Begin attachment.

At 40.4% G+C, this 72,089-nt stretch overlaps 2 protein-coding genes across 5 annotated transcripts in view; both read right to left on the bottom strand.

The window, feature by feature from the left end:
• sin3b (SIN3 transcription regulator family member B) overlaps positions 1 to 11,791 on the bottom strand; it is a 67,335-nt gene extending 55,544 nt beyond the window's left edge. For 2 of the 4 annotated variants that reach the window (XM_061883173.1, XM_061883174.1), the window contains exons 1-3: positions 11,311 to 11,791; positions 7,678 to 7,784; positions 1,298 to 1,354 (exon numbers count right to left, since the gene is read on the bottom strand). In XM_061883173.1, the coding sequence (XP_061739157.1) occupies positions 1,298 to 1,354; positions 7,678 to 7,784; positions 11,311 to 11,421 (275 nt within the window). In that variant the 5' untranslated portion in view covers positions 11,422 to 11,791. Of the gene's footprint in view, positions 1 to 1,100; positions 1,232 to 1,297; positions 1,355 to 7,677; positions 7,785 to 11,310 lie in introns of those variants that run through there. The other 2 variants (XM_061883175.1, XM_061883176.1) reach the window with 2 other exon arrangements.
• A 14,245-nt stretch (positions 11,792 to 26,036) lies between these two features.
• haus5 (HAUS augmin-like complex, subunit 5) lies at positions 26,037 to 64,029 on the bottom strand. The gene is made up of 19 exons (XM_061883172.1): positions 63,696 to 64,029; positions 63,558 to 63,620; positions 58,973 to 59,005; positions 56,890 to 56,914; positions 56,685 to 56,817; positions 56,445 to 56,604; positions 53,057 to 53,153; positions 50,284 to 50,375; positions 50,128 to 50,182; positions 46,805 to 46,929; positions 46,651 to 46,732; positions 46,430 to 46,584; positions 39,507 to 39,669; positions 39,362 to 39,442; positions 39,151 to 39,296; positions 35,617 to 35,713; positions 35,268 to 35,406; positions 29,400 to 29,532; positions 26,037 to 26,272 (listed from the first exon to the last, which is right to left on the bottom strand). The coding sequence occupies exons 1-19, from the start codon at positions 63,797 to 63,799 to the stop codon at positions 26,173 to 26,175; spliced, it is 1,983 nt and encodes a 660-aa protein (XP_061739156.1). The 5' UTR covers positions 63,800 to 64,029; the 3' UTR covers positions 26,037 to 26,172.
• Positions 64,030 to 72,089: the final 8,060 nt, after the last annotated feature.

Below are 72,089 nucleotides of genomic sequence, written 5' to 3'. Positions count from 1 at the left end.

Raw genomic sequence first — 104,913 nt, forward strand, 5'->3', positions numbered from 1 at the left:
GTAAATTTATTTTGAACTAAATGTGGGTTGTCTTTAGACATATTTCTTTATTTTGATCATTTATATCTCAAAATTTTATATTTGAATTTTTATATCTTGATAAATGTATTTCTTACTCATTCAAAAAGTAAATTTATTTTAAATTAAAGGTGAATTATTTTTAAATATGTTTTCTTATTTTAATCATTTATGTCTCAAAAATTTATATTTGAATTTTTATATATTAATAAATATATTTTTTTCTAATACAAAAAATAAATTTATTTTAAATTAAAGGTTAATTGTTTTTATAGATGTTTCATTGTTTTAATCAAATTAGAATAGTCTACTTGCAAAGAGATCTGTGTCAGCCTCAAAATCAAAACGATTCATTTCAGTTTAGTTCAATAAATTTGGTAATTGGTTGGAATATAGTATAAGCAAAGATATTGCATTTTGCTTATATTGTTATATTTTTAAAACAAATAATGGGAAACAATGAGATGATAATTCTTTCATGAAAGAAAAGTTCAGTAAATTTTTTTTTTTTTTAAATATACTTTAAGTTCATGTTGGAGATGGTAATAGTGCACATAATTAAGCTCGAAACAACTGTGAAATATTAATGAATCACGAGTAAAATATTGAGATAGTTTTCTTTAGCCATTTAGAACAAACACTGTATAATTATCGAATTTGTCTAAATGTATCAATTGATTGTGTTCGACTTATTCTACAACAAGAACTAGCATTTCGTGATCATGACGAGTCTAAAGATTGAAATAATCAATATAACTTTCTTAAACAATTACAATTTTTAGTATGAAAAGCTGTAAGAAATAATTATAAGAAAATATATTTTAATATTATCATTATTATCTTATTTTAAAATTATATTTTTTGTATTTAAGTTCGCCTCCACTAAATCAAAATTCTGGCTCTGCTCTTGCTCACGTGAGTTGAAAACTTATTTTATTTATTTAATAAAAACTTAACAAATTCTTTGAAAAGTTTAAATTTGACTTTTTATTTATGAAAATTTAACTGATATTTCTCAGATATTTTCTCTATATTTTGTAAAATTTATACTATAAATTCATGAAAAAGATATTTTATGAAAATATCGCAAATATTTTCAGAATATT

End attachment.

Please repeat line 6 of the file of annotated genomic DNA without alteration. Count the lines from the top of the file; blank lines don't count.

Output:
• Positions 64,030 to 72,089: the final 8,060 nt, after the last annotated feature.